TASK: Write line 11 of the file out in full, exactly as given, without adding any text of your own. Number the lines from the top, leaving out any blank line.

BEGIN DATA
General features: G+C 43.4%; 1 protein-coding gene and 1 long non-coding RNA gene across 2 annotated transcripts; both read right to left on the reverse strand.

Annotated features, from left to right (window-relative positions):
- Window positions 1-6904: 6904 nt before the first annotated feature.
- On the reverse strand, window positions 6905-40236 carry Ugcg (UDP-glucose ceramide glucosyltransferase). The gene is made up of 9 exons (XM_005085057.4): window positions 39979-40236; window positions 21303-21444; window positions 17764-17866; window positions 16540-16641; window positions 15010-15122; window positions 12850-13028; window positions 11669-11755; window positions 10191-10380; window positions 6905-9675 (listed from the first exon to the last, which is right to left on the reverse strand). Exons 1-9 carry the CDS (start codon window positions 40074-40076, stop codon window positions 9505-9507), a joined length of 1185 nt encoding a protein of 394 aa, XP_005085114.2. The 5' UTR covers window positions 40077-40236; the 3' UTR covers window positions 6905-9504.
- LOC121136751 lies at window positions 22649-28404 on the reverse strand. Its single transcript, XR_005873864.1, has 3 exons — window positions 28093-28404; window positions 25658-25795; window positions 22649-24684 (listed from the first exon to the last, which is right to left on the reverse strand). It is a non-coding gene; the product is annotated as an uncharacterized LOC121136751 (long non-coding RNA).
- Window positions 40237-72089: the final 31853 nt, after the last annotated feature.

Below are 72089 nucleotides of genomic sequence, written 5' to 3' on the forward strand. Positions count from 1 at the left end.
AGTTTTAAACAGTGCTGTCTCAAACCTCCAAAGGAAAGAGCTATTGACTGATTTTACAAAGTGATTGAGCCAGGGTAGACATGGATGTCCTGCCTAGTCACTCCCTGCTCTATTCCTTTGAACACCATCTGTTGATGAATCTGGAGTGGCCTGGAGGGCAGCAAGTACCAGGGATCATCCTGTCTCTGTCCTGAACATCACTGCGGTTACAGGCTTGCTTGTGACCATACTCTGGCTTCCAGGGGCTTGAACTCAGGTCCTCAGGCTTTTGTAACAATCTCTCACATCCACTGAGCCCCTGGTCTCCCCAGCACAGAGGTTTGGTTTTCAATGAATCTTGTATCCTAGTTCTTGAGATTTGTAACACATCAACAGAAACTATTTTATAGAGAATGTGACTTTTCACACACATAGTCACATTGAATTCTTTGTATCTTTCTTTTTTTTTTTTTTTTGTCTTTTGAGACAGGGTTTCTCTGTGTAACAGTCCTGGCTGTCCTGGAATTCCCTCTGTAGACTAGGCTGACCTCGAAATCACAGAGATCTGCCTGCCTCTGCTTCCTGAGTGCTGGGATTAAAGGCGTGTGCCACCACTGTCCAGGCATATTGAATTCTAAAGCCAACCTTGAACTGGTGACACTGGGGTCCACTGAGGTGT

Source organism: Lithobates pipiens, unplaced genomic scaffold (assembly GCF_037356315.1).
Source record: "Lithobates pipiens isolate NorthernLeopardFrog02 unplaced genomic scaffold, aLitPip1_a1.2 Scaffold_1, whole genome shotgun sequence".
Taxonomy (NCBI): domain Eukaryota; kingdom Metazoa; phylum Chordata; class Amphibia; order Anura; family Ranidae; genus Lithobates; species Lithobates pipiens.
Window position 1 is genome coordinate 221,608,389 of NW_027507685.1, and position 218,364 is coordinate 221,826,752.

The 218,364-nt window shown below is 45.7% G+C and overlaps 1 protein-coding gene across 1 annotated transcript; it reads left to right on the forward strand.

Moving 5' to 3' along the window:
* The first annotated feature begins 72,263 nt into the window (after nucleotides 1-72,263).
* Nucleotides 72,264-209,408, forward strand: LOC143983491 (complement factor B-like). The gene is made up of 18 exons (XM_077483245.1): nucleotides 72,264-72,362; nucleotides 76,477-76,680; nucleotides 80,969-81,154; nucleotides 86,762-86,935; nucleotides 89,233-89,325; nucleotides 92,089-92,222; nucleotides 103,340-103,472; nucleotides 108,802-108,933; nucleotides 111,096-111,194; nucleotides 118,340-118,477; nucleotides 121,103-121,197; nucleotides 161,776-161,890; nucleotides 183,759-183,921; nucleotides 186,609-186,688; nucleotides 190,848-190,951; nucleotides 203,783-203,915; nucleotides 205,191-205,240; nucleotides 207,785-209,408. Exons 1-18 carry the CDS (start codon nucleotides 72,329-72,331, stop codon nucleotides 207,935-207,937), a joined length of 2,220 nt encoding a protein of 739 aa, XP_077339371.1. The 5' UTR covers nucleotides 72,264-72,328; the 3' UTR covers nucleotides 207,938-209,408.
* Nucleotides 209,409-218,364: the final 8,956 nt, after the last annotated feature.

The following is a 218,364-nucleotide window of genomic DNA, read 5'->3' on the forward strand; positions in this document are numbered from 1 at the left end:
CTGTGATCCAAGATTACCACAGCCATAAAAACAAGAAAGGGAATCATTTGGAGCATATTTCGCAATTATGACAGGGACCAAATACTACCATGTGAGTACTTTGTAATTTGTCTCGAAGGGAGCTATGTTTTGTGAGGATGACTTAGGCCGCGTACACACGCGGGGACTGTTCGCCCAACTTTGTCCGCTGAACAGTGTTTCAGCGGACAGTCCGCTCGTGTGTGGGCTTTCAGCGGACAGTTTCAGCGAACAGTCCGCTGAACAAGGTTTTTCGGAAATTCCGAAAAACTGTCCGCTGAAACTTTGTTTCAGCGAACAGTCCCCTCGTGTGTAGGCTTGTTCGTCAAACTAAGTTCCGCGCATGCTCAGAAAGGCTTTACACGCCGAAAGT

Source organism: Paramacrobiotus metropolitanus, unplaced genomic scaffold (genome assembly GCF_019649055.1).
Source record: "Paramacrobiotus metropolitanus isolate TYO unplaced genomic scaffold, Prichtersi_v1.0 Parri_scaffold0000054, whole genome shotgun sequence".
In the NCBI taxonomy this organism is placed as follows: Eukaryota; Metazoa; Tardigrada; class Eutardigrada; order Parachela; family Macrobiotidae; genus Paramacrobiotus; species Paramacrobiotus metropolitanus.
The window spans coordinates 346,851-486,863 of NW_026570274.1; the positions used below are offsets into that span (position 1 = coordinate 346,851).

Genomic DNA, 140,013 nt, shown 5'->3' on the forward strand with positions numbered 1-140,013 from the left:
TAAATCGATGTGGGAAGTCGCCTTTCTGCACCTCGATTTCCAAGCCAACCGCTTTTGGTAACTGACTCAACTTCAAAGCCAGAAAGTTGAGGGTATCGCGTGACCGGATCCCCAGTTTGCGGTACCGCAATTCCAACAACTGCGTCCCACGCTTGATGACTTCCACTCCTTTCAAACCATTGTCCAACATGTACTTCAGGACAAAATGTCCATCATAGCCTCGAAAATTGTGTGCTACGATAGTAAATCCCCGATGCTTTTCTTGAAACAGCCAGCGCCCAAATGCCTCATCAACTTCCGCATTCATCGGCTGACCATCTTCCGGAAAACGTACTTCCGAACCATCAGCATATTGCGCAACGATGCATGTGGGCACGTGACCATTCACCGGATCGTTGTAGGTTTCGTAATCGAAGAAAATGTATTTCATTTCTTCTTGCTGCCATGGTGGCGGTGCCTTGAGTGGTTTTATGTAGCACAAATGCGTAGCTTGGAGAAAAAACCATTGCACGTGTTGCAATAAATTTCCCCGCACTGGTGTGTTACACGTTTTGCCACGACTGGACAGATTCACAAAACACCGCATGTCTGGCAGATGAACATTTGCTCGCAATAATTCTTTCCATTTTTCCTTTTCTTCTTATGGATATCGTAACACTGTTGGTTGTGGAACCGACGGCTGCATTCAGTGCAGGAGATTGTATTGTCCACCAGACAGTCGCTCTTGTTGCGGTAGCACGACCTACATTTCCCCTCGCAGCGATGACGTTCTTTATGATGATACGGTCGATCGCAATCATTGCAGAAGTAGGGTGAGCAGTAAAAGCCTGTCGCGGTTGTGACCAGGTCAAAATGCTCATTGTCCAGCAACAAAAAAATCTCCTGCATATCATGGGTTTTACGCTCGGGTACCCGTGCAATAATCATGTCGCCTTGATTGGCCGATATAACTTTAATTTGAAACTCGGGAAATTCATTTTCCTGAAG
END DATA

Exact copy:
Taxonomy (NCBI): domain Eukaryota; kingdom Metazoa; phylum Chordata; class Amphibia; order Anura; family Ranidae; genus Lithobates; species Lithobates pipiens.